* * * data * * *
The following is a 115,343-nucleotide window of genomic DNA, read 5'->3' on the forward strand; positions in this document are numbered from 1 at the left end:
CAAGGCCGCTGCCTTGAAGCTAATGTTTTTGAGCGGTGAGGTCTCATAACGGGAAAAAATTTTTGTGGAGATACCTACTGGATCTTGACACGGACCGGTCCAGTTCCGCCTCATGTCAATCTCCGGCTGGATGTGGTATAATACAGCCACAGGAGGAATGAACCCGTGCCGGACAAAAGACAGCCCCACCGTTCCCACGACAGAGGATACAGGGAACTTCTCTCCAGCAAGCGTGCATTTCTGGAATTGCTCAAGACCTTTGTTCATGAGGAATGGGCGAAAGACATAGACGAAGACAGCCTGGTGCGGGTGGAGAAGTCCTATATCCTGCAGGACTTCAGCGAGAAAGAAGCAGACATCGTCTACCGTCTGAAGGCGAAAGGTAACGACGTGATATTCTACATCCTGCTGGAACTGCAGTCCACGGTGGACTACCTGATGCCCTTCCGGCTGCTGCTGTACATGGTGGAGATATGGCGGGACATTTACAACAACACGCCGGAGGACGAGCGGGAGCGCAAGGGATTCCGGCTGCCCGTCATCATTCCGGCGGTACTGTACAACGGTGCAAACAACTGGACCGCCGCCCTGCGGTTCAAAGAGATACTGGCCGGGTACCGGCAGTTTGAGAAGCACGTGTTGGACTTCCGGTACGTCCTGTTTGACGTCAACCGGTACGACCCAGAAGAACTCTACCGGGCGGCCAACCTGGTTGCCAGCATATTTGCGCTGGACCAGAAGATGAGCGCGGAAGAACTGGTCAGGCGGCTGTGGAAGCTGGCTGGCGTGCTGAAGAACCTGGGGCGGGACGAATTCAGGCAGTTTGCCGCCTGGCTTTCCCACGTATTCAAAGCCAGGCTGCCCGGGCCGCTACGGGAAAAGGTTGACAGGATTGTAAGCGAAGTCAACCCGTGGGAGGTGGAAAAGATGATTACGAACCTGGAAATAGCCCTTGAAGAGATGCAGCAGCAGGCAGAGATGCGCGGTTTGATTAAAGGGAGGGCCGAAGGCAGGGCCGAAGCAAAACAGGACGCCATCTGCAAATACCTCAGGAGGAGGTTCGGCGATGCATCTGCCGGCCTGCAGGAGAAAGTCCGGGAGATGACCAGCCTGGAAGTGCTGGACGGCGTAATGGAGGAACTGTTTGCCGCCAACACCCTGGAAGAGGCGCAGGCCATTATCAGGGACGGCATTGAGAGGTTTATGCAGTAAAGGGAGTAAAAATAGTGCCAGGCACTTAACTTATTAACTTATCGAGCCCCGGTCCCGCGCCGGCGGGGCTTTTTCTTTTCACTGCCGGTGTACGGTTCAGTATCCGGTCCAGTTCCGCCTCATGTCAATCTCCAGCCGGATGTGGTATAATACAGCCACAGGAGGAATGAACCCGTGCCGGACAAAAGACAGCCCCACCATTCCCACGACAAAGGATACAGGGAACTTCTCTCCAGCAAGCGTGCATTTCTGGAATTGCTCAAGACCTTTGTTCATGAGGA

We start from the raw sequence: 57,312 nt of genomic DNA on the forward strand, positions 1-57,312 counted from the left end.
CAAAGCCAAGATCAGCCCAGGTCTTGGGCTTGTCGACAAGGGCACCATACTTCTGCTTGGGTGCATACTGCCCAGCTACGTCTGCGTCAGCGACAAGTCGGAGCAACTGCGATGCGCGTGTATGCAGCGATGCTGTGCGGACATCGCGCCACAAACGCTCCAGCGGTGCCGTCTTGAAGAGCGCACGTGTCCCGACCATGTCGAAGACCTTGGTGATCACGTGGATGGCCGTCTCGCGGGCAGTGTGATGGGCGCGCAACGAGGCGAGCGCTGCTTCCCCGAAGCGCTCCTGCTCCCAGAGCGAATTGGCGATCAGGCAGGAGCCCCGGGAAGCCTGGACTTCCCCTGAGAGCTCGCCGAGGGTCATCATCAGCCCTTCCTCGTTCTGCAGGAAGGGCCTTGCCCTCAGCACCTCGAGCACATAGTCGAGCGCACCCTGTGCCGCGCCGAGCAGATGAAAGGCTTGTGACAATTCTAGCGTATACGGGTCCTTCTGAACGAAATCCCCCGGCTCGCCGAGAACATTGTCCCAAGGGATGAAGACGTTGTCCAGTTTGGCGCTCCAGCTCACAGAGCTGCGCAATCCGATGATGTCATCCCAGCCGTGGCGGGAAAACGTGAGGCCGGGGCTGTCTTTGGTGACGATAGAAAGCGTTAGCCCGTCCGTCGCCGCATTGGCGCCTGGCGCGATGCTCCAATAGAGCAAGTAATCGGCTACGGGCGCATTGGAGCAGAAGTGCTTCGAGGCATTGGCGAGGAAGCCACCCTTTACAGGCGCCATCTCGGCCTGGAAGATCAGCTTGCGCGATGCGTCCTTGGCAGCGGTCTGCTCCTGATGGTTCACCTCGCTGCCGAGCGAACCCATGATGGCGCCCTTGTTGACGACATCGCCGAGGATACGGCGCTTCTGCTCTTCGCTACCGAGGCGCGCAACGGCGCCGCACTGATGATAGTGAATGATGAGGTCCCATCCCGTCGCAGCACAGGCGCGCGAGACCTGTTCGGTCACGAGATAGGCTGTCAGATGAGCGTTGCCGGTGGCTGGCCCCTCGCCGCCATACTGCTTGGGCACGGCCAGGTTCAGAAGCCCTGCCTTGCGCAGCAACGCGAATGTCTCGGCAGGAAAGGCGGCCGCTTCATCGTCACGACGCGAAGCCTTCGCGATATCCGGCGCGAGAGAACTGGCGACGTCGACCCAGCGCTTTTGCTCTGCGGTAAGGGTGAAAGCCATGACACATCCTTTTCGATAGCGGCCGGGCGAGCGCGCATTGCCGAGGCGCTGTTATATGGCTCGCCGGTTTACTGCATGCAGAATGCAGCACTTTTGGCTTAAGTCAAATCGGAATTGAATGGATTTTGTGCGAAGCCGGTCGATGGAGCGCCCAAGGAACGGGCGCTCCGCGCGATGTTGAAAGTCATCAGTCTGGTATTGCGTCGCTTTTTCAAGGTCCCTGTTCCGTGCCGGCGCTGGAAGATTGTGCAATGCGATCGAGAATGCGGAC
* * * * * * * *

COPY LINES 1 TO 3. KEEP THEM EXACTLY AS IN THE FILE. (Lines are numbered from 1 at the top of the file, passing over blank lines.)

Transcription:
The following is a 115,343-nucleotide window of genomic DNA, read 5'->3' on the forward strand; positions in this document are numbered from 1 at the left end:
CAAGGCCGCTGCCTTGAAGCTAATGTTTTTGAGCGGTGAGGTCTCATAACGGGAAAAAATTTTTGTGGAGATACCTACTGGATCTTGACACGGACCGGTCCAGTTCCGCCTCATGTCAATCTCCGGCTGGATGTGGTATAATACAGCCACAGGAGGAATGAACCCGTGCCGGACAAAAGACAGCCCCACCGTTCCCACGACAGAGGATACAGGGAACTTCTCTCCAGCAAGCGTGCATTTCTGGAATTGCTCAAGACCTTTGTTCATGAGGAATGGGCGAAAGACATAGACGAAGACAGCCTGGTGCGGGTGGAGAAGTCCTATATCCTGCAGGACTTCAGCGAGAAAGAAGCAGACATCGTCTACCGTCTGAAGGCGAAAGGTAACGACGTGATATTCTACATCCTGCTGGAACTGCAGTCCACGGTGGACTACCTGATGCCCTTCCGGCTGCTGCTGTACATGGTGGAGATATGGCGGGACATTTACAACAACACGCCGGAGGACGAGCGGGAGCGCAAGGGATTCCGGCTGCCCGTCATCATTCCGGCGGTACTGTACAACGGTGCAAACAACTGGACCGCCGCCCTGCGGTTCAAAGAGATACTGGCCGGGTACCGGCAGTTTGAGAAGCACGTGTTGGACTTCCGGTACGTCCTGTTTGACGTCAACCGGTACGACCCAGAAGAACTCTACCGGGCGGCCAACCTGGTTGCCAGCATATTTGCGCTGGACCAGAAGATGAGCGCGGAAGAACTGGTCAGGCGGCTGTGGAAGCTGGCTGGCGTGCTGAAGAACCTGGGGCGGGACGAATTCAGGCAGTTTGCCGCCTGGCTTTCCCACGTATTCAAAGCCAGGCTGCCCGGGCCGCTACGGGAAAAGGTTGACAGGATTGTAAGCGAAGTCAACCCGTGGGAGGTGGAAAAGATGATTACGAACCTGGAAATAGCCCTTGAAGAGATGCAGCAGCAGGCAGAGATGCGCGGTTTGATTAAAGGGAGGGCCGAAGGCAGGGCCGAAGCAAAACAGGACGCCATCTGCAAATACCTCAGGAGGAGGTTCGGCGATGCATCTGCCGGCCTGCAGGAGAAAGTCCGGGAGATGACCAGCCTGGAAGTGCTGGACGGCGTAATGGAGGAACTGTTTGCCGCCAACACCCTGGAAGAGGCGCAGGCCATTATCAGGGACGGCATTGAGAGGTTTATGCAGTAAAGGGAGTAAAAATAGTGCCAGGCACTTAACTTATTAACTTATCGAGCCCCGGTCCCGCGCCGGCGGGGCTTTTTCTTTTCACTGCCGGTGTACGGTTCAGTATCCGGTCCAGTTCCGCCTCATGTCAATCTCCAGCCGGATGTGGTATAATACAGCCACAGGAGGAATGAACCCGTGCCGGACAAAAGACAGCCCCACCATTCCCACGACAAAGGATACAGGGAACTTCTCTCCAGCAAGCGTGCATTTCTGGAATTGCTCAAGACCTTTGTTCATGAGGA

We start from the raw sequence: 57,312 nt of genomic DNA on the forward strand, positions 1-57,312 counted from the left end.